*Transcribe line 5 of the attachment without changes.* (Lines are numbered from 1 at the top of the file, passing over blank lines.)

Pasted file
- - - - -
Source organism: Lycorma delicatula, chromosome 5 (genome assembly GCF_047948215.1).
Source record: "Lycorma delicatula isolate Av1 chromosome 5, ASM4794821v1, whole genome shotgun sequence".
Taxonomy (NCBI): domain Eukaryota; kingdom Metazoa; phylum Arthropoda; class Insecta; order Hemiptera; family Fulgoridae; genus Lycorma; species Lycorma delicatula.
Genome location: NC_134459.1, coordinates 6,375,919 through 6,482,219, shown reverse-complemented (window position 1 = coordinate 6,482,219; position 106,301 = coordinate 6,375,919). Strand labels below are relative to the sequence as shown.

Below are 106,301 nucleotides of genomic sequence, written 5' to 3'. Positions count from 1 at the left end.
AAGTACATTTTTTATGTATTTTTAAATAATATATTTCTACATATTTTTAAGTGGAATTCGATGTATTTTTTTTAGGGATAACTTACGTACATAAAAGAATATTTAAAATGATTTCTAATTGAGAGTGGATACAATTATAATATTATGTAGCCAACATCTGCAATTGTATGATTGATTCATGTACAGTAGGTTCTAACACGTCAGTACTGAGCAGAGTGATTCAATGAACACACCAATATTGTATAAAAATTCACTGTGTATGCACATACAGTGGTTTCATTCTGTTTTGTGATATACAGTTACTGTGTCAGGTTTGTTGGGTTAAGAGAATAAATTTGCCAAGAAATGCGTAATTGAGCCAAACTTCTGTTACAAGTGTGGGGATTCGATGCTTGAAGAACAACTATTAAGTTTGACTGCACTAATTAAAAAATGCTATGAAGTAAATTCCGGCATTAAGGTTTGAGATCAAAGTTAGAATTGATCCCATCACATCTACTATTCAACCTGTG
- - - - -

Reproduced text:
Below are 106,301 nucleotides of genomic sequence, written 5' to 3'. Positions count from 1 at the left end.